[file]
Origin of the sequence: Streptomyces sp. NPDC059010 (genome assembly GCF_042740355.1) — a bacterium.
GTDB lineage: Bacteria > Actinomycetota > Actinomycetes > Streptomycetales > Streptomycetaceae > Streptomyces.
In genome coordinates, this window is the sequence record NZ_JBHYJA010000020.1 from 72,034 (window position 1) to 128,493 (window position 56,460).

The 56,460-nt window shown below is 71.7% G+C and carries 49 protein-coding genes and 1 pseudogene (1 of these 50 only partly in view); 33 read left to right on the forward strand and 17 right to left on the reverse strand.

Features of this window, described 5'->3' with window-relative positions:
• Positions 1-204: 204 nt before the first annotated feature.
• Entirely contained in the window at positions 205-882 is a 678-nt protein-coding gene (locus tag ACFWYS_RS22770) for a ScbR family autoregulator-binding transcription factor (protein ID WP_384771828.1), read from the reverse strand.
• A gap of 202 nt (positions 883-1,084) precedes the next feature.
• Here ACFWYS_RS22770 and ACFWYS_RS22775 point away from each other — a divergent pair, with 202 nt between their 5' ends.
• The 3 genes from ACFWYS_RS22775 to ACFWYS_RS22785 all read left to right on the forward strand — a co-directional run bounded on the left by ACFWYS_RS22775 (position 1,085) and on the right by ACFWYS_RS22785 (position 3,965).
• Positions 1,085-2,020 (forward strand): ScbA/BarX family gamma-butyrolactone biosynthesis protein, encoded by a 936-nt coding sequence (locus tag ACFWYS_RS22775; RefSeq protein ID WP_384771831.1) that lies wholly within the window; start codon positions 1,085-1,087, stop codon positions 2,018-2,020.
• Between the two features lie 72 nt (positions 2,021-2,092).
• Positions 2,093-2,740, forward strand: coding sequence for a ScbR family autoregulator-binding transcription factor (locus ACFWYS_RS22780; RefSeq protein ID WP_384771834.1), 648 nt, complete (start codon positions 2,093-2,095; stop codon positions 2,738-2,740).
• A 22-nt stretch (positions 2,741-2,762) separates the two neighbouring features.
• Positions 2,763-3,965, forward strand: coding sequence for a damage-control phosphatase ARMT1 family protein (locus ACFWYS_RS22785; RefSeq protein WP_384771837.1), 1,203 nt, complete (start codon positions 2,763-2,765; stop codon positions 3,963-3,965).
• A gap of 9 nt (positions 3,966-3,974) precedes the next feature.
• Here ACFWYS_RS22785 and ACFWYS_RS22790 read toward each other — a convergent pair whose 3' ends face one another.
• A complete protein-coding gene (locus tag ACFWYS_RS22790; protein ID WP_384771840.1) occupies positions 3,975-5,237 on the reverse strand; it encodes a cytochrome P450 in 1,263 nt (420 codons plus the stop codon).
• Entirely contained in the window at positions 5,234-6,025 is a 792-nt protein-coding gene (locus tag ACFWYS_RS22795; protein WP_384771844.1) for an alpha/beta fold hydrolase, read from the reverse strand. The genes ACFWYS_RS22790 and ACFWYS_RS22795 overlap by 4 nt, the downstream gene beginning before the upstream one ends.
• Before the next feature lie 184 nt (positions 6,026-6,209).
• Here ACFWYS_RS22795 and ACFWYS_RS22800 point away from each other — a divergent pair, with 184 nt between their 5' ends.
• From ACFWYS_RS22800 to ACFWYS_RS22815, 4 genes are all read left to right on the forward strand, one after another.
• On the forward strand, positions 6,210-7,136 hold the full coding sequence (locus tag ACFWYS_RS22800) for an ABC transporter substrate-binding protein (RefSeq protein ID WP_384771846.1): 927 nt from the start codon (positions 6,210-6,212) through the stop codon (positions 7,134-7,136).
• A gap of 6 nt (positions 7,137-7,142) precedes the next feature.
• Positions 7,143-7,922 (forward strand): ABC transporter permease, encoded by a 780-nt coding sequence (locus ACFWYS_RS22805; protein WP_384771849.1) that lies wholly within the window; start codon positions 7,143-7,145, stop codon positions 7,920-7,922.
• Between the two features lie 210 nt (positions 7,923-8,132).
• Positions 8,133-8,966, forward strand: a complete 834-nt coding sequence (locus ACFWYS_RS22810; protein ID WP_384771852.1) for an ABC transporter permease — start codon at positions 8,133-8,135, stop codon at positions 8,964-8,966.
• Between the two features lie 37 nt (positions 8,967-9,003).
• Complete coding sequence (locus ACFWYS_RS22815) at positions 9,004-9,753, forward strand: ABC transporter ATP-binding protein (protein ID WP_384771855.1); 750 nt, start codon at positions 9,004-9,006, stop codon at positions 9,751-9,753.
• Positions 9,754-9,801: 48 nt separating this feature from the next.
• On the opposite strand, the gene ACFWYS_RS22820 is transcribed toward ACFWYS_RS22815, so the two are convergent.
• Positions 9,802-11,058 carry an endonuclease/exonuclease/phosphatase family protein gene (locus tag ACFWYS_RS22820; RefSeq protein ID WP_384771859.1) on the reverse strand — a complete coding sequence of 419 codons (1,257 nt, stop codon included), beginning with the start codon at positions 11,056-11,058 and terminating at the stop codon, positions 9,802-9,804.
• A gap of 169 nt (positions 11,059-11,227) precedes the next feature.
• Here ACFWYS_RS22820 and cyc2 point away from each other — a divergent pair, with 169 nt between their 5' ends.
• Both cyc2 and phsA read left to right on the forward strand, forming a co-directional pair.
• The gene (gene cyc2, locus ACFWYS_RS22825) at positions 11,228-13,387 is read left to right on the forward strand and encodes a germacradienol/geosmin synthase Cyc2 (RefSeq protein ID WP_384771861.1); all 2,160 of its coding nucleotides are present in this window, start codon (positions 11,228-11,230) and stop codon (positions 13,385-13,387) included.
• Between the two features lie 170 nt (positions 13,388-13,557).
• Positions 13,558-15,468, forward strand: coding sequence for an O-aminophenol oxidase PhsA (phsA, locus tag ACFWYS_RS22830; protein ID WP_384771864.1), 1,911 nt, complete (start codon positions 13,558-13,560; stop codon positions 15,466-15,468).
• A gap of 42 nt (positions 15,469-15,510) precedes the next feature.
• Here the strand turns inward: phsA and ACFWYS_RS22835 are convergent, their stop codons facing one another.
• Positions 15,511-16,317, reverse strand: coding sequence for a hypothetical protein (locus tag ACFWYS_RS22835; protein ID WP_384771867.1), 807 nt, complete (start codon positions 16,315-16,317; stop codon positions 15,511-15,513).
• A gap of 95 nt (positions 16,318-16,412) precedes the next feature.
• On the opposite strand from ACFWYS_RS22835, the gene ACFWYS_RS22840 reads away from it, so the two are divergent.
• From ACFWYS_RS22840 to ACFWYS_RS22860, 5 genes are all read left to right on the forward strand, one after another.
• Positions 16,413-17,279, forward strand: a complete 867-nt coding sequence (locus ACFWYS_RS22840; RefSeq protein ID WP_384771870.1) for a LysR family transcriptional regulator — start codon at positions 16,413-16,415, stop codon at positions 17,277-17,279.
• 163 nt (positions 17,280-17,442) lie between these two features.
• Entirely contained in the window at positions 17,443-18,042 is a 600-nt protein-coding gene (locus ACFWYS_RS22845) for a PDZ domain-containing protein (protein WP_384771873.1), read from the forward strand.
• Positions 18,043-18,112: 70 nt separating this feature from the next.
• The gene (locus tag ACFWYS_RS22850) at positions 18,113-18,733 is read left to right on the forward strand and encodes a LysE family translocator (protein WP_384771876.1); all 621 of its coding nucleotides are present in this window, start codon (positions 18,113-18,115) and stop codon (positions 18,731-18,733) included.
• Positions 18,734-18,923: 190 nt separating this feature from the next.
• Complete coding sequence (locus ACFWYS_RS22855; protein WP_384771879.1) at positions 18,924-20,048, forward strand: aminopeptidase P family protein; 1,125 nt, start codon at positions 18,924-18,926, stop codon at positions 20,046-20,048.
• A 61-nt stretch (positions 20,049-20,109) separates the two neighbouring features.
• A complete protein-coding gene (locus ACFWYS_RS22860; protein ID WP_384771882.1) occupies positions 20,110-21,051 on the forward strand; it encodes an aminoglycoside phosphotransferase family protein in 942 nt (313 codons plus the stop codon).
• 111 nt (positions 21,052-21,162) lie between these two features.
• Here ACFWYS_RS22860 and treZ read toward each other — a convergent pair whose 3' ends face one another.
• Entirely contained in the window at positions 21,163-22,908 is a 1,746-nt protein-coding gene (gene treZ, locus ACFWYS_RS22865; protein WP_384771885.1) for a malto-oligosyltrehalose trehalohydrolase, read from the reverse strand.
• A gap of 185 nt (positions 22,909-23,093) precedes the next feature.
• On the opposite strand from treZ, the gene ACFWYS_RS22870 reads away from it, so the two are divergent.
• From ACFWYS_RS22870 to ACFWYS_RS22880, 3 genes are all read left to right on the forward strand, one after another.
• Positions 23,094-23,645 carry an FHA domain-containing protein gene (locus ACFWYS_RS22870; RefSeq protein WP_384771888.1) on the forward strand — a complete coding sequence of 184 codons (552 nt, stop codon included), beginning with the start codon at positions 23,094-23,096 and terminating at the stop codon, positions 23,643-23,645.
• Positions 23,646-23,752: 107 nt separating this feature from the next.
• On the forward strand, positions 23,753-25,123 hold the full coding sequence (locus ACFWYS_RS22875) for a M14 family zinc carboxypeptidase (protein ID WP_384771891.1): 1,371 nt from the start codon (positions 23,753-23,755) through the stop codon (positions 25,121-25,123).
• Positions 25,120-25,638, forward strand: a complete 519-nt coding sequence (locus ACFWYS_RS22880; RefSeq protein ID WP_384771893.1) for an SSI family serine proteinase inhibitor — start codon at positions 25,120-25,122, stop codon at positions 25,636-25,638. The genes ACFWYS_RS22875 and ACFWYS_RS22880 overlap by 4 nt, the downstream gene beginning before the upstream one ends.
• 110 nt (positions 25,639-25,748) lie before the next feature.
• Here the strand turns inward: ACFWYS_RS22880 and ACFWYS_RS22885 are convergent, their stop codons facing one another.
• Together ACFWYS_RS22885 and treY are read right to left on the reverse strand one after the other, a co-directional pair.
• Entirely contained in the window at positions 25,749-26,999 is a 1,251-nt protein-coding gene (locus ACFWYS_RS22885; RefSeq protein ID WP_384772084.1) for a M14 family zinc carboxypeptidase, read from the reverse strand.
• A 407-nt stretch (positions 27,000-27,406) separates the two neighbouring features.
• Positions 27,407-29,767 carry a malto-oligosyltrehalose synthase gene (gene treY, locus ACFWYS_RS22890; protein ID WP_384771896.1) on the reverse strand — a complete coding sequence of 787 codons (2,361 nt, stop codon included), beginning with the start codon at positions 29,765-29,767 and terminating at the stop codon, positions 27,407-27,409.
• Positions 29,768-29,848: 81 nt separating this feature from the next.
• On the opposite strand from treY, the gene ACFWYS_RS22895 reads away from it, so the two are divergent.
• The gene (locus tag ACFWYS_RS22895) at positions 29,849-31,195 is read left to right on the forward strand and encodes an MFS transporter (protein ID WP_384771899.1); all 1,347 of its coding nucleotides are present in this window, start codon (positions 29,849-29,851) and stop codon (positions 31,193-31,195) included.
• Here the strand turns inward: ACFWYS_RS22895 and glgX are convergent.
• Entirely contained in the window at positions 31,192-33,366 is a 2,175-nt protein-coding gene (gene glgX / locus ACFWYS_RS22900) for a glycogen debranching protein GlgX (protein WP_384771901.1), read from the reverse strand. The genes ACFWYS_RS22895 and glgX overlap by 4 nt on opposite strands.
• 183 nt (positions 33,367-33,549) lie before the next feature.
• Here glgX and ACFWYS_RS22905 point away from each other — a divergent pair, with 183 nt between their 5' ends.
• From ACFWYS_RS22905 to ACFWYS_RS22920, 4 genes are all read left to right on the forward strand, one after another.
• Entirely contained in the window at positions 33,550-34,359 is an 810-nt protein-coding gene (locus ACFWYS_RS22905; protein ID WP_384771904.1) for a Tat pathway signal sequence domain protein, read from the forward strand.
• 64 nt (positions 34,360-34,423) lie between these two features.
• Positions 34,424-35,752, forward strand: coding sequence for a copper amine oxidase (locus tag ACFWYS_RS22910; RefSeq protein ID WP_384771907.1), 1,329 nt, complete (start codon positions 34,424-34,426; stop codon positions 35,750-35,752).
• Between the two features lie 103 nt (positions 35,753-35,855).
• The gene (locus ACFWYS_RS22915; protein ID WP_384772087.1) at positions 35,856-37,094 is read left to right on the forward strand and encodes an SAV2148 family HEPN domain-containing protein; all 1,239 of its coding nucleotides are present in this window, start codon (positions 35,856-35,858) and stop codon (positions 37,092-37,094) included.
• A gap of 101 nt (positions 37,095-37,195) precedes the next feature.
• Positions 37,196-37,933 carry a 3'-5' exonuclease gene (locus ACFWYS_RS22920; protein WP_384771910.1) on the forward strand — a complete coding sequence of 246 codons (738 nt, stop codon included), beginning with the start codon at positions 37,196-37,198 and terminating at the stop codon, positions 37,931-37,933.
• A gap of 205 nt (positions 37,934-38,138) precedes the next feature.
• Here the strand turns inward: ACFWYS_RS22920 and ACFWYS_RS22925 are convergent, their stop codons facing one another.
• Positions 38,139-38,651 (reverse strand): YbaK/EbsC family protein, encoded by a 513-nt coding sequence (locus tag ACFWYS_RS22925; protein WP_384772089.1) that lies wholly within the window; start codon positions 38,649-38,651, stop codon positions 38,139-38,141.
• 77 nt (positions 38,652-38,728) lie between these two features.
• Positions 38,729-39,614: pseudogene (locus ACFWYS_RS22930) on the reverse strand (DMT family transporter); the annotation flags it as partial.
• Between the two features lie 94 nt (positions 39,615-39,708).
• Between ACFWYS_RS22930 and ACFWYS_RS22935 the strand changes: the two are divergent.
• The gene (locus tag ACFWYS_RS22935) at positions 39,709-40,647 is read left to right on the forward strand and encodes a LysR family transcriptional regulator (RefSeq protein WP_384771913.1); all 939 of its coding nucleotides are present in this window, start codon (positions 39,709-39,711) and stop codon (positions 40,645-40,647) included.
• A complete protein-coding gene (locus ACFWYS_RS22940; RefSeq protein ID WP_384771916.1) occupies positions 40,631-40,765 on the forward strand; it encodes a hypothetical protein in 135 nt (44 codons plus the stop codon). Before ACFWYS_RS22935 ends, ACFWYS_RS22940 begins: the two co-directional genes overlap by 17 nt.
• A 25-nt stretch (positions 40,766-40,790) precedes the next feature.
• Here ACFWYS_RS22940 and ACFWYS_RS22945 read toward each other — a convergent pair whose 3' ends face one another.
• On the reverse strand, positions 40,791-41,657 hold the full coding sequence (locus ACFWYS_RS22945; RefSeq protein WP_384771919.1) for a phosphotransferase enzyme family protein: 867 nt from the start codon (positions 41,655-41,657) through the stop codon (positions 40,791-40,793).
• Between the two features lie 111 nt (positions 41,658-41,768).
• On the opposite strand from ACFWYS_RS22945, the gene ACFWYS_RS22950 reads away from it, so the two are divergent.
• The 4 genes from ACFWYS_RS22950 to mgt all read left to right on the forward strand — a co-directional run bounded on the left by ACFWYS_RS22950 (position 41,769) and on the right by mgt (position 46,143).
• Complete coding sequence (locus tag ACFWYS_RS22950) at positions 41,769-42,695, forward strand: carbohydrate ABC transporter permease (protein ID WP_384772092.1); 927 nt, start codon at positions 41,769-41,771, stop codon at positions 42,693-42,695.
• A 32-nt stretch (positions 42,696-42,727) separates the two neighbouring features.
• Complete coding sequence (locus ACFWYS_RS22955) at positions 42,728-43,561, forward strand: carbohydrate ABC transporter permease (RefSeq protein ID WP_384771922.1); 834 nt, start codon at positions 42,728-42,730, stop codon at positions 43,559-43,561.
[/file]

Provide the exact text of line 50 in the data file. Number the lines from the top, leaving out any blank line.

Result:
• Positions 18,734-18,923: 190 nt separating this feature from the next.